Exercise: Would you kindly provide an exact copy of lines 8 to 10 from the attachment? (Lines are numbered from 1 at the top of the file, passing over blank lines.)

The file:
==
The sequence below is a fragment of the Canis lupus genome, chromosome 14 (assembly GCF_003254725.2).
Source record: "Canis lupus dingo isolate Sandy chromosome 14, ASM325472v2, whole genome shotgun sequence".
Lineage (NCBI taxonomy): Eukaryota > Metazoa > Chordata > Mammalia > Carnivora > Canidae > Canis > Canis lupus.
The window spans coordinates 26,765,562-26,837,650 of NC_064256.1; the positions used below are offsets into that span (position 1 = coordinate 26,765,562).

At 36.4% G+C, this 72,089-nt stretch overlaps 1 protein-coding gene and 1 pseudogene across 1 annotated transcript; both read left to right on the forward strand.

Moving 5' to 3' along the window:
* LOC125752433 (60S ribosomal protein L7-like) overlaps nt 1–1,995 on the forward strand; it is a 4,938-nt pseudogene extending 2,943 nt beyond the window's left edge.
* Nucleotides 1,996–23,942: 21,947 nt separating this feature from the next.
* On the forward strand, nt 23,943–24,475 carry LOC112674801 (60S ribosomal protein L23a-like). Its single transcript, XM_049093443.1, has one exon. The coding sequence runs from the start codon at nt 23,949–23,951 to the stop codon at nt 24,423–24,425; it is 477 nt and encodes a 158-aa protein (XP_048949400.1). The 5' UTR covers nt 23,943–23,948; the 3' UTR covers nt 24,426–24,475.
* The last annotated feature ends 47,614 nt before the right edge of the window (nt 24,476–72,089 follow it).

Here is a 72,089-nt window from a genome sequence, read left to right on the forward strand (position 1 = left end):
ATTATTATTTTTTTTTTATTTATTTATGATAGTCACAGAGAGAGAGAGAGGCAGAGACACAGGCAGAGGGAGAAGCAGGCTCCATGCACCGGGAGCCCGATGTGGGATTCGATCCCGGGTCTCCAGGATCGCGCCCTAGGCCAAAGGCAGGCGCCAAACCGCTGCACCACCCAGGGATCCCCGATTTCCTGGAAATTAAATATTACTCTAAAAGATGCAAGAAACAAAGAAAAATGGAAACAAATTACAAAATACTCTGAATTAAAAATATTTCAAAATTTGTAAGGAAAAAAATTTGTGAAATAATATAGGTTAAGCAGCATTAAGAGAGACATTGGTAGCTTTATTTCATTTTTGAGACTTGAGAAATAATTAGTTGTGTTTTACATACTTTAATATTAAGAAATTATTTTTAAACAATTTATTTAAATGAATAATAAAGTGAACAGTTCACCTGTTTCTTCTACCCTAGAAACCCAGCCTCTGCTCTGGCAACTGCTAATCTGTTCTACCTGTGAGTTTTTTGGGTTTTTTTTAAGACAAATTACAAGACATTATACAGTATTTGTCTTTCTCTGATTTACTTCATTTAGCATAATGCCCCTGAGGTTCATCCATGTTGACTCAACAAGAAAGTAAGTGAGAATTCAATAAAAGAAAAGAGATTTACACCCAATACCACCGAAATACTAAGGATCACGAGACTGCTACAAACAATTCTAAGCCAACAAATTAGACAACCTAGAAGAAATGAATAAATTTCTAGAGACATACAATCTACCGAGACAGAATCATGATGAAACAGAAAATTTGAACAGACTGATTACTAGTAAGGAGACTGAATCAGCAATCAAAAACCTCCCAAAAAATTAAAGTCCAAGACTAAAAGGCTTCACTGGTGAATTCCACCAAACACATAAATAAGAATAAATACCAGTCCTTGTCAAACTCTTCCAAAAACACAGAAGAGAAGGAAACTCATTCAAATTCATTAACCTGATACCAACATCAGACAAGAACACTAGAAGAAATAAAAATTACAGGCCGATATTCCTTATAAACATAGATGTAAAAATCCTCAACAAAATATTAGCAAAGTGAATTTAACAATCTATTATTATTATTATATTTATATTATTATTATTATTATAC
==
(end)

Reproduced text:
* Nucleotides 1,996–23,942: 21,947 nt separating this feature from the next.
* On the forward strand, nt 23,943–24,475 carry LOC112674801 (60S ribosomal protein L23a-like). Its single transcript, XM_049093443.1, has one exon. The coding sequence runs from the start codon at nt 23,949–23,951 to the stop codon at nt 24,423–24,425; it is 477 nt and encodes a 158-aa protein (XP_048949400.1). The 5' UTR covers nt 23,943–23,948; the 3' UTR covers nt 24,426–24,475.
* The last annotated feature ends 47,614 nt before the right edge of the window (nt 24,476–72,089 follow it).